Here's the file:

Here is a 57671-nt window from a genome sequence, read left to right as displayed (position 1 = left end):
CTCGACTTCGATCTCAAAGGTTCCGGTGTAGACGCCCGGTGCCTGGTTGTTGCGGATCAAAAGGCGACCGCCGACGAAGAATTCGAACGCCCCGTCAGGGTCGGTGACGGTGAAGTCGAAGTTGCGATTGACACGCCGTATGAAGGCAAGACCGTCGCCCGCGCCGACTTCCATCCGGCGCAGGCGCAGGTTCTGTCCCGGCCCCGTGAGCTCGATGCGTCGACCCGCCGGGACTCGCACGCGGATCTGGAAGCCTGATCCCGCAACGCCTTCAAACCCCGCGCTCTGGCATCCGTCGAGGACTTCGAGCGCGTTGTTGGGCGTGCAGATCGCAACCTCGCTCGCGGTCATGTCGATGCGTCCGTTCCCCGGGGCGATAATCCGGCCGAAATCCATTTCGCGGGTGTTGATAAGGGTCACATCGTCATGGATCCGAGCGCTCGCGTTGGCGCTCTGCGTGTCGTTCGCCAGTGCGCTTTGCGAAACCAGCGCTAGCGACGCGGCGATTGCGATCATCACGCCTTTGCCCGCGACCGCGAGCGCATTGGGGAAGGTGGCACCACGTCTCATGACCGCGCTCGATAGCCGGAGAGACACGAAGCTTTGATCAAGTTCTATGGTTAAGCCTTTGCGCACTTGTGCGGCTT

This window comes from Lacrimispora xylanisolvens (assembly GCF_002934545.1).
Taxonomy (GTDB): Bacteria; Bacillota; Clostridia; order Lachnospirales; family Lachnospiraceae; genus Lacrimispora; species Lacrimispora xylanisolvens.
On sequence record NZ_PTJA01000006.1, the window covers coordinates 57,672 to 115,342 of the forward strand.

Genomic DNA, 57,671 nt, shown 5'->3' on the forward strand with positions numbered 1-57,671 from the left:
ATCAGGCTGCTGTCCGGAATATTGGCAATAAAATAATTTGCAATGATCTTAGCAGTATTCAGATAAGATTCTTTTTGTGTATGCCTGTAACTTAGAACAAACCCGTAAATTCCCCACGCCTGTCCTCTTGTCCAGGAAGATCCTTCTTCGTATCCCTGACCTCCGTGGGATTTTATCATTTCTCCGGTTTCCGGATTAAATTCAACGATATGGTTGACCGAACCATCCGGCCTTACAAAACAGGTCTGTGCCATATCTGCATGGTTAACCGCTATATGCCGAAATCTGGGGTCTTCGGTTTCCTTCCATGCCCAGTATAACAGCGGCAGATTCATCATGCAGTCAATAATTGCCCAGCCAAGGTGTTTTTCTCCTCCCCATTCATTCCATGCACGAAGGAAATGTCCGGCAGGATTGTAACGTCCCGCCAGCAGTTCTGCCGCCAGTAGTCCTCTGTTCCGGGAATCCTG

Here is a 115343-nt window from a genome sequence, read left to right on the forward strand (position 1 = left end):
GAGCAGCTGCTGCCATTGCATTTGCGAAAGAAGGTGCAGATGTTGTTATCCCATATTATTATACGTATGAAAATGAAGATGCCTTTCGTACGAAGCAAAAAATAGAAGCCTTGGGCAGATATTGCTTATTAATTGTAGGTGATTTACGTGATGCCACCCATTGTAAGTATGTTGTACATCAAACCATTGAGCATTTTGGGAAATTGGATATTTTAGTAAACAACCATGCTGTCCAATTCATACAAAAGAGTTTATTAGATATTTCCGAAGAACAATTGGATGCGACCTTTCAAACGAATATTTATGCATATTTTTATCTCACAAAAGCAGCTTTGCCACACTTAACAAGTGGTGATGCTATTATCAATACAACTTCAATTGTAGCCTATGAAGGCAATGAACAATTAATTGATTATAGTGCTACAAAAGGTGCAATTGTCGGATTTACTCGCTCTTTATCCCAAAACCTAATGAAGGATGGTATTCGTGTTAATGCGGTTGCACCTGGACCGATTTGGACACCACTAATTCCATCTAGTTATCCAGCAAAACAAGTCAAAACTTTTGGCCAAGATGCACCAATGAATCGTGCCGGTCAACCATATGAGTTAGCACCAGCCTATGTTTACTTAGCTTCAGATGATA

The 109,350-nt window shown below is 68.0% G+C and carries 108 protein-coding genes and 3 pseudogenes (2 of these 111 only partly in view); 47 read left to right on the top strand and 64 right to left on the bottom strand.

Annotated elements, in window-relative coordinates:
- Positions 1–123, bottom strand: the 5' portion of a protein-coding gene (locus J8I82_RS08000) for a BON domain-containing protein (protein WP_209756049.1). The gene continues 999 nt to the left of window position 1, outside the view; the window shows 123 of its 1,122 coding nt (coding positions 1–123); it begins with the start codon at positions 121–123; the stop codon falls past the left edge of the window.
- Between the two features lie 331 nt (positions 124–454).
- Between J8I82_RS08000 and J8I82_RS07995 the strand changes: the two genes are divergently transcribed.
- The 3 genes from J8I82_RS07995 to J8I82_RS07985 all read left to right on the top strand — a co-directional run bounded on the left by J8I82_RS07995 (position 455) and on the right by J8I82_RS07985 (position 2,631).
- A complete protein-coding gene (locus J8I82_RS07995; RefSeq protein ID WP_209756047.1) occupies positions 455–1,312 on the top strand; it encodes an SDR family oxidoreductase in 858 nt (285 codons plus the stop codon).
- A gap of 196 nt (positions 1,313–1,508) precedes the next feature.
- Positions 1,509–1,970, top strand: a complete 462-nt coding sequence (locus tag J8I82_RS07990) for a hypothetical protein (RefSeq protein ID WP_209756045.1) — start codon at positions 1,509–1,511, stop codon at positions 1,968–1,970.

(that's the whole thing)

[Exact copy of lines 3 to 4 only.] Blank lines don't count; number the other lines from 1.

This window comes from Lacrimispora xylanisolvens (assembly GCF_002934545.1).
Taxonomy (GTDB): Bacteria; Bacillota; Clostridia; order Lachnospirales; family Lachnospiraceae; genus Lacrimispora; species Lacrimispora xylanisolvens.